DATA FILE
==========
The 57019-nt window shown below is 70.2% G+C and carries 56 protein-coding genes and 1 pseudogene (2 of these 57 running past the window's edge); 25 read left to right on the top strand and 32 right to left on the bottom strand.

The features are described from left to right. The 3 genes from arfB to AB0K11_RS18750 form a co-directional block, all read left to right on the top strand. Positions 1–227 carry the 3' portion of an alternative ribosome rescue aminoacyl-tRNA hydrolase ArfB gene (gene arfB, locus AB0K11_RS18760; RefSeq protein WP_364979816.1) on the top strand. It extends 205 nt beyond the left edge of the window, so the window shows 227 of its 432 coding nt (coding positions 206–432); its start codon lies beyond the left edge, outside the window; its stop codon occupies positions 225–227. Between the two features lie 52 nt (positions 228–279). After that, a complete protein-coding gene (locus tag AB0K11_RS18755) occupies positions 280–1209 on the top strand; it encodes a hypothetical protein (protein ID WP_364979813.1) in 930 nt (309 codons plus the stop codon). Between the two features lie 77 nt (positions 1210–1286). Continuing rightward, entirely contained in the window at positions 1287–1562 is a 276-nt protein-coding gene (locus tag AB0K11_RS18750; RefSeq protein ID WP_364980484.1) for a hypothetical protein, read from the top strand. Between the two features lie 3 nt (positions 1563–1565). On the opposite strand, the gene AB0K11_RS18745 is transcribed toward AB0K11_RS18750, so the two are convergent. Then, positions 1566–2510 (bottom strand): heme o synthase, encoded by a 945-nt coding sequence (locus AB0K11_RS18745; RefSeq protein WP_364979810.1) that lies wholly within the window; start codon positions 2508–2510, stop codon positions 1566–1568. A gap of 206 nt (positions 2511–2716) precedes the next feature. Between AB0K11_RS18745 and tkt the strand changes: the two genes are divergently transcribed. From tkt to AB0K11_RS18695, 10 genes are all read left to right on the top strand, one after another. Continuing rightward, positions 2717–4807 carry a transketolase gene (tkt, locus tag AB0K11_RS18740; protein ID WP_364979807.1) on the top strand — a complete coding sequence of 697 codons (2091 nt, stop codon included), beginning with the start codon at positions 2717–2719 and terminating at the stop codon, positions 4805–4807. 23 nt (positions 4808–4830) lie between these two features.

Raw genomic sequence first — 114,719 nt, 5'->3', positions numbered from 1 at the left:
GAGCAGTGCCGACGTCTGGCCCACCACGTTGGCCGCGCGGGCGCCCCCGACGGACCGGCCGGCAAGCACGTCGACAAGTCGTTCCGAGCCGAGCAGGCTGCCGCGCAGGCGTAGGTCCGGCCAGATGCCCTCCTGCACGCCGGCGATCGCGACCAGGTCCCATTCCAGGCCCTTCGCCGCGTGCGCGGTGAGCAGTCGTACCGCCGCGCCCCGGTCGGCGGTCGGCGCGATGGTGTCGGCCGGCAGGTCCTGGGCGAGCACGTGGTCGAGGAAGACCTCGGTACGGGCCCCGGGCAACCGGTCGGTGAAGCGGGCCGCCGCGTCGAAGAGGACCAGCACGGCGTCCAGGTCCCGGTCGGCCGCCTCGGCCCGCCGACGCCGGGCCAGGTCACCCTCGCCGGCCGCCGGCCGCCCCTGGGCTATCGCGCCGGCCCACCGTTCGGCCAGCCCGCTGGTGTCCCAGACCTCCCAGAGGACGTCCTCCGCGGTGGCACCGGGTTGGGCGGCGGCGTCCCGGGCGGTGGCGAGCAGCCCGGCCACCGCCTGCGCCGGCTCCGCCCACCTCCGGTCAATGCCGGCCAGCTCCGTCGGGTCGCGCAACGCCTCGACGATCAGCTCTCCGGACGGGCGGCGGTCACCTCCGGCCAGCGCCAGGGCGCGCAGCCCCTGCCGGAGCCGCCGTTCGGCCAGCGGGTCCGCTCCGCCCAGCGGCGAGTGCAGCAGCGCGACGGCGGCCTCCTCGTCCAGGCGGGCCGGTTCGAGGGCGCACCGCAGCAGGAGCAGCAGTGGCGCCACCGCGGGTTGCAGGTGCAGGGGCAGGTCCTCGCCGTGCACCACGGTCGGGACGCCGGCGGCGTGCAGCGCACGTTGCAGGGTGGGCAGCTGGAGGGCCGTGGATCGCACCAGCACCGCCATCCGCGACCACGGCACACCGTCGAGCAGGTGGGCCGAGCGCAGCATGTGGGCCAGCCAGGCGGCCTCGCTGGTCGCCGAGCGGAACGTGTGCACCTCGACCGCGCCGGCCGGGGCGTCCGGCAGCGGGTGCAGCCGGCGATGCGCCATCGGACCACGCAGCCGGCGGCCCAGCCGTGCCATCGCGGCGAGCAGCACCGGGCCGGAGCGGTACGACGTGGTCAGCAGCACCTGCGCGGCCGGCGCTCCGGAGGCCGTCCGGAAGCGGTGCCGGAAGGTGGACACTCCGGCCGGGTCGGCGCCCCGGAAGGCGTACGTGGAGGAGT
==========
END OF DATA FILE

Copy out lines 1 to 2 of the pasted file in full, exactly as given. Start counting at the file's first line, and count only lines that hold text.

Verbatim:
The 57019-nt window shown below is 70.2% G+C and carries 56 protein-coding genes and 1 pseudogene (2 of these 57 running past the window's edge); 25 read left to right on the top strand and 32 right to left on the bottom strand.

The features are described from left to right. The 3 genes from arfB to AB0K11_RS18750 form a co-directional block, all read left to right on the top strand. Positions 1–227 carry the 3' portion of an alternative ribosome rescue aminoacyl-tRNA hydrolase ArfB gene (gene arfB, locus AB0K11_RS18760; RefSeq protein WP_364979816.1) on the top strand. It extends 205 nt beyond the left edge of the window, so the window shows 227 of its 432 coding nt (coding positions 206–432); its start codon lies beyond the left edge, outside the window; its stop codon occupies positions 225–227. Between the two features lie 52 nt (positions 228–279). After that, a complete protein-coding gene (locus tag AB0K11_RS18755) occupies positions 280–1209 on the top strand; it encodes a hypothetical protein (protein ID WP_364979813.1) in 930 nt (309 codons plus the stop codon). Between the two features lie 77 nt (positions 1210–1286). Continuing rightward, entirely contained in the window at positions 1287–1562 is a 276-nt protein-coding gene (locus tag AB0K11_RS18750; RefSeq protein ID WP_364980484.1) for a hypothetical protein, read from the top strand. Between the two features lie 3 nt (positions 1563–1565). On the opposite strand, the gene AB0K11_RS18745 is transcribed toward AB0K11_RS18750, so the two are convergent. Then, positions 1566–2510 (bottom strand): heme o synthase, encoded by a 945-nt coding sequence (locus AB0K11_RS18745; RefSeq protein WP_364979810.1) that lies wholly within the window; start codon positions 2508–2510, stop codon positions 1566–1568. A gap of 206 nt (positions 2511–2716) precedes the next feature. Between AB0K11_RS18745 and tkt the strand changes: the two genes are divergently transcribed. From tkt to AB0K11_RS18695, 10 genes are all read left to right on the top strand, one after another. Continuing rightward, positions 2717–4807 carry a transketolase gene (tkt, locus tag AB0K11_RS18740; protein ID WP_364979807.1) on the top strand — a complete coding sequence of 697 codons (2091 nt, stop codon included), beginning with the start codon at positions 2717–2719 and terminating at the stop codon, positions 4805–4807. 23 nt (positions 4808–4830) lie between these two features.